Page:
Racing in the Dark

The Bird Watcher by © Lyn Boyer
9″ x 12″ – Oil on linen
Oil Painters of America National Wet Paint Competition 2020 – Award of Merit

Meet Bean, a diminutive black rescue dog with a randomly crooked smile. Bat Dog impersonator, she races the wind cape flying – when she’s wearing one, and in her mind, I’m sure of it, when she’s not. Bean races. In the dark.

As artists, we may on occasion run headlong into a period of personal darkness. Creativity slips through our fingers, we instinctively tighten our grip and plunge over an emotional cliff, watching the last vestige of inspiration fade like smoke. Darkness closes in.


What just happened? Our sextant failed us and we lost sight of our North Star. We lost trust in our instincts. We lost faith in the wind of our spirit and started believing the Doom Whisperers. They’re like orcs…small, truly ugly, and out to suck the joy out of you. Anything or anyone who makes you doubt yourself, including yourself, is brokering doom. If we fall for it we furl our sails, cling to the mast, and start playing defense.


How do we win back the day? We have two choices. Wait it out. Or, learn the art of racing in the dark. I’m not into wasting life, so waiting it out seems like a less than optimal option. I’m opting for racing in the dark. So, how do we go about winning the day in the middle of a pitch-dark night. And I mean win the day literally. Win the return of light, creative inspiration, excitement, and forward motion.  The wisdom of a diminutive dog has taught me we can play offense even before the light returns. We can race in the dark.


During an Excellent Adventure at the mostly abandoned dog park, Amanda, Bean dog’s mom, donned a headlamp, clipped on Bean’s night beacon, and unclipped the leash. In the face of darkness, the beaconed Bean flew off into the night at top speed. Uphill, downhill, then circling like a drone creating sky art on the 4th of July. The Bat Dog impersonator then sped back to the safe harbor of Amanda’s headlamp before heading off to race in the darkness again.

That blow-out-the-carbs headlong dive into happiness, smack in the middle of darkness, suddenly seemed way more attractive than my own personal darkness, the creative malaise I’d been blindly stumbling around in. Either I needed to become a dog, or learn to approach life more like a dog. I set about to apply the lessons of how Bean, apparently a Yoda among dogs, transmuted darkness into light.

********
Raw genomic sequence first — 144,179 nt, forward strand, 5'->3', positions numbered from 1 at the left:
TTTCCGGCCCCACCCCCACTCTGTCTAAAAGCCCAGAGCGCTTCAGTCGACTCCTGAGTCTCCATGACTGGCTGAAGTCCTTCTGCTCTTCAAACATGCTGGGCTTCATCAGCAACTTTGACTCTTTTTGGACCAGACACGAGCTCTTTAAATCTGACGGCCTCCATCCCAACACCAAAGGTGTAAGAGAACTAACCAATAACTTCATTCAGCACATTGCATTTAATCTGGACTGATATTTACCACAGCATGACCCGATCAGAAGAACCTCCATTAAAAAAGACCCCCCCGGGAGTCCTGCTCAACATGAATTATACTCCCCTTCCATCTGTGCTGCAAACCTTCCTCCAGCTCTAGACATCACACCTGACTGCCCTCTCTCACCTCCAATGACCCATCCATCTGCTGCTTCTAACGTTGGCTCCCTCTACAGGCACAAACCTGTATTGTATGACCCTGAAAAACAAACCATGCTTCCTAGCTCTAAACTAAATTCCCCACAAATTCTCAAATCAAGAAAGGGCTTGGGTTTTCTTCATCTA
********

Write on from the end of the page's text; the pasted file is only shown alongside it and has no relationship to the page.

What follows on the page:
1. The Night is Your Friend

Our artistic careers will cycle through day and night. Success and Sabbatical. Get used to the nights. Night is a friend, not an enemy. We can learn to love night as well as day. The air is cool. The sky is full of stars. Night is mysterious and holds different possibilities than day. Night is not so crowded with other people’s thoughts and opinions. It gives us a chance to return to our own instincts. We can learn to trust our inner creative voice again.  We can find images floating at the boundaries of consciousness that want to be painted. Truly authentic creations, not images contrived to sell, win, or impress.

2. Count to Ten

If you feel like you’ve been plunged kicking and screaming into a creative night, give yourself a minute.  Take a breath. Count to ten. Grant permission to set your brushes aside temporarily while your inner eye adjusts to the darkness. It’s time for a bit of nuance. If we can overcome the paralysis and sense of dread being plunged into creative darkness brings we win the option of learning to race in the dark instead. Play in the dark even. Look up at your figurative night sky. Stars! Stars can guide us home. Use the nuance of your new night vision.

3. Rocks aren’t Bears

Use lessons you learned during your artistic daytime to help guide you during your artistic night. Bean learned while racing in the daylight that the rocks she would bound off racing in the dark were indeed rocks, not bears. When you are trying to navigate creative darkness, realize that something that appears to be a looming bear might just be a rock. It not only isn’t going to eat you, you might be able to turn the rock into a launching pad for an exciting new direction.

4. Find your Lighthouse

Part of Bean’s bravery came from knowing that there was a light to guide her home. The beacon of Amanda’s headlamp was the safe harbor to circle back to in the dark before launching out on yet another adventure.  It takes a bit more energy to race in the dark, so find your personal lighthouse. It will guide you into harbor.  Fill it with whatever things feed your soul and put wind in your sails. When a beacon lights your way, you won’t have to search for ideas. The ideas will find you.

May you find creative adventures and the fun of racing in the dark!

– Lyn

NEW RELEASE – Liliedahl Art Video | “No Fear Oil Painting” – A Guide to Creative Brush Handling | with Lyn Boyer – Music by Dave Curley

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